China urges calm after DPRK's satellite launch
Updated: 2012-04-13 16:32
BEIJING - China calls on all sides to keep in contact in the wake of the satellite launch by the Democratic People's Republic of Korea (DPRK), Chinese Foreign Ministry spokesman Liu Weimin said on Friday.
Liu made the remarks after the DPRK confirmed that the earth observation satellite launched earlier on Friday morning failed to enter orbit.
China has noted the situation regarding the DPRK's satellite launch and the reactions of all parties concerned, according to the spokesman.
Liu said China urges all concerned to remain calm and exercise restraint, in an effort to jointly safeguard the peace and stability of the Korean Peninsula and the region.
DPRK satellite fails to enter orbit: KCTV
The Democratic People's Republic of Korea's (DPRK) official TV station announced Friday noon that the satellite they fired Friday morning did not enter the preset orbit.
The KCTV, DPRK's official TV, said the country is looking for possible reasons.
The DPRK announced on March 16 it would launch the Kwangmyongsong-3 satellite between April 12 and 16 to mark the 100th birthday of the late leader Kim Il-Sung, who is founder of the country. It triggers wide concern.
Photo taken on April 8, 2012 shows the Unha-3 rocket for launching Kwangmyongsong-3 satellite installed on the launch pad in Tongchang-ri base, Cholsan County, North Phyongan Province, the Democratic People's Republic of Korea(DPRK). [Photo/Xinhua]
It has been reported by US media that the DPRK has fired a long-range rocket at around 7:38 am this morning. But a top US official tells CBS News correspondent David Martin Press that the rocket "may have failed."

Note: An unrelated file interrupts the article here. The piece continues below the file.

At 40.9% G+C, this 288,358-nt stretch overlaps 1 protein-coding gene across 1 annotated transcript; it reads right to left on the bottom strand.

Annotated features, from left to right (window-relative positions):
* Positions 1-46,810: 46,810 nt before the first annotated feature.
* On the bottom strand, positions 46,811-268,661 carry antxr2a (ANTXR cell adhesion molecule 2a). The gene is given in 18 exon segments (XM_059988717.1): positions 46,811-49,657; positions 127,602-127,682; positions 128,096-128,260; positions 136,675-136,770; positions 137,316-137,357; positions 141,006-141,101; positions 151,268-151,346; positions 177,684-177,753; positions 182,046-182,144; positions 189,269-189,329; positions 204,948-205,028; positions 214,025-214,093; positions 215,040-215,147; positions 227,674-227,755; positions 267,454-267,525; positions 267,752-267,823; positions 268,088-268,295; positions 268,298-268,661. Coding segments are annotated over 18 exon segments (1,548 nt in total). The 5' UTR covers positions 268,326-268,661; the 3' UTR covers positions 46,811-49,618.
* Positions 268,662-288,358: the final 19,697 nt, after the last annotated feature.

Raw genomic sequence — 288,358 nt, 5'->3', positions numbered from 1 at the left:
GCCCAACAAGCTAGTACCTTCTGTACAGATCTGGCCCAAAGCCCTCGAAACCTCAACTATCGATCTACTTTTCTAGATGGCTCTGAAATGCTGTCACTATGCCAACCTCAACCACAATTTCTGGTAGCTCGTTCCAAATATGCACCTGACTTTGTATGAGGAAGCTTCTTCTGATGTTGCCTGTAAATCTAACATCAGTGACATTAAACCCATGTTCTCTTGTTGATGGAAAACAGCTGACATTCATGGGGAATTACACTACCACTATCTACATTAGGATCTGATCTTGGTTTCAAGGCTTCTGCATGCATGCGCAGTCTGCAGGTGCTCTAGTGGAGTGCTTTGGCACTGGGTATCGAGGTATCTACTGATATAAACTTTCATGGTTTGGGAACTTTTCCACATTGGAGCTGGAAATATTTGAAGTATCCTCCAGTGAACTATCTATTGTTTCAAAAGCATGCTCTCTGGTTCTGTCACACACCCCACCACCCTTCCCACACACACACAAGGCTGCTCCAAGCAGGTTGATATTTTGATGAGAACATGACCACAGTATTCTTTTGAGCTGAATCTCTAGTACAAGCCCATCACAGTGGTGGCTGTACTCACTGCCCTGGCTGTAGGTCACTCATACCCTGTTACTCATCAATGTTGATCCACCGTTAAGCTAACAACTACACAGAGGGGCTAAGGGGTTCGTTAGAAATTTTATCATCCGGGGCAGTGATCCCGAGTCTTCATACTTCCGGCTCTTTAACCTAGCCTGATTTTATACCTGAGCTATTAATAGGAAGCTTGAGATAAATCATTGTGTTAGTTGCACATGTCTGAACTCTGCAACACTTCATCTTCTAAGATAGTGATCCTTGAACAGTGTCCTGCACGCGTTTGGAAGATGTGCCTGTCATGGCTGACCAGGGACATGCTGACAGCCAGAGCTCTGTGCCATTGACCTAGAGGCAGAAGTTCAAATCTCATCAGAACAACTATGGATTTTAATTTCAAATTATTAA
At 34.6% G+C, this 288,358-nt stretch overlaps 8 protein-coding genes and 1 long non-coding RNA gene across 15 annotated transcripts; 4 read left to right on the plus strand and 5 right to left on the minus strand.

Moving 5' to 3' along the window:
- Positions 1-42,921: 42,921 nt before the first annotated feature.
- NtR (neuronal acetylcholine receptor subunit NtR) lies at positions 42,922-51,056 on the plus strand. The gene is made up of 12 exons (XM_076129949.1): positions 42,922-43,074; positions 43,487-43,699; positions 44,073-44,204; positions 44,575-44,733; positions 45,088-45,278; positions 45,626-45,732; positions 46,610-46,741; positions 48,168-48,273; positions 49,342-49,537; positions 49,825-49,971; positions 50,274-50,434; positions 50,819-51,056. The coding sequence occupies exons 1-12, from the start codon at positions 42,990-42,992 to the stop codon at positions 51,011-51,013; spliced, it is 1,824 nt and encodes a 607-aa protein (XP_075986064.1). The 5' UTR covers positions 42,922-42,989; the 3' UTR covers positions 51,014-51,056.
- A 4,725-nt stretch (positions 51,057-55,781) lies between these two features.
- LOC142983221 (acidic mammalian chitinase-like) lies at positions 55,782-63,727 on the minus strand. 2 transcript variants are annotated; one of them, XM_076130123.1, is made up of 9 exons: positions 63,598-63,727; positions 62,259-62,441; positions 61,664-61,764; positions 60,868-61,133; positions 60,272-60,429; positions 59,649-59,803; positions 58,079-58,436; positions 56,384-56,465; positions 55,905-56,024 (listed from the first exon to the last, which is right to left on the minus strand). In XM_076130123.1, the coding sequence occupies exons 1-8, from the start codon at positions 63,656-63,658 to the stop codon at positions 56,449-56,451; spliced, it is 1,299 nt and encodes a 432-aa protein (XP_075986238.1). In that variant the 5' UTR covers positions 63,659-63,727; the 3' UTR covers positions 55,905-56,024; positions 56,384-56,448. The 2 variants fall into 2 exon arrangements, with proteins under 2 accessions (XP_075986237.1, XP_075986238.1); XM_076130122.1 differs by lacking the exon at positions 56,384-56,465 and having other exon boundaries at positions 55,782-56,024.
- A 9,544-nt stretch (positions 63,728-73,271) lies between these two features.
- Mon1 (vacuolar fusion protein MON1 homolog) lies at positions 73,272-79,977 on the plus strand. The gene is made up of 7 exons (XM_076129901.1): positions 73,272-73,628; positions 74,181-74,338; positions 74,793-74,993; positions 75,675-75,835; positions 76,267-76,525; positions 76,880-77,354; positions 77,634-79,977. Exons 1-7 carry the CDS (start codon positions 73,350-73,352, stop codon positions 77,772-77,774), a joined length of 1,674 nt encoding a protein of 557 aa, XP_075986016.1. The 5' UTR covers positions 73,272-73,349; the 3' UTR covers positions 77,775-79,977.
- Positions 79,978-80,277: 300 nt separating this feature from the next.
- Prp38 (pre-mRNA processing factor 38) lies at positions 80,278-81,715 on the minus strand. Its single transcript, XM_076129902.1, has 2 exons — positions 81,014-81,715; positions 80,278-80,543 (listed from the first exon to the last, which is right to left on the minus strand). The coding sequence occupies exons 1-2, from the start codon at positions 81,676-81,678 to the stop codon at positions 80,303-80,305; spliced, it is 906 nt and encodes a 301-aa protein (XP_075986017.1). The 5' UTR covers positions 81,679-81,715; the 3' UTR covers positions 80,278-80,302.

The Republic of Korean defense ministry spokesman Kim Min-seok told reporters in a nationally televised news conference that the rocket was fired at 7:39 am.
Japan's Defense Minister Naoki Tanaka said, "We have confirmed that a certain flying object has been launched and fell after flying for just over a minute." He did not say what exactly was launched.
He said there was no impact on Japanese territory from the launch.
Reuters reported that the UN Security Council will convene on Friday to discuss a response to the launch, according to council diplomats.
Yuri Karash, space policy expert with Russian Academy of Cosmonautics, told China Daily that based on the information so far, the rocket might fail while its second stage was start to get burning.
Some analysts also say that the rocket might have failed before its first and second stage get separated.
"Rockery launching is something that needs practical experience, and you have to shoot on a regular basis, but DPRK lacks such experience," said Karash.
The previous two satellite launches happened respectively in 1998 and 2009 for DPRK.
"For DPRK, as it relies on itself for these space technology without outside help, so it will take longer and be more painful for them for a successful lifting, to get the success percentage of 80-90 percent," said Karash.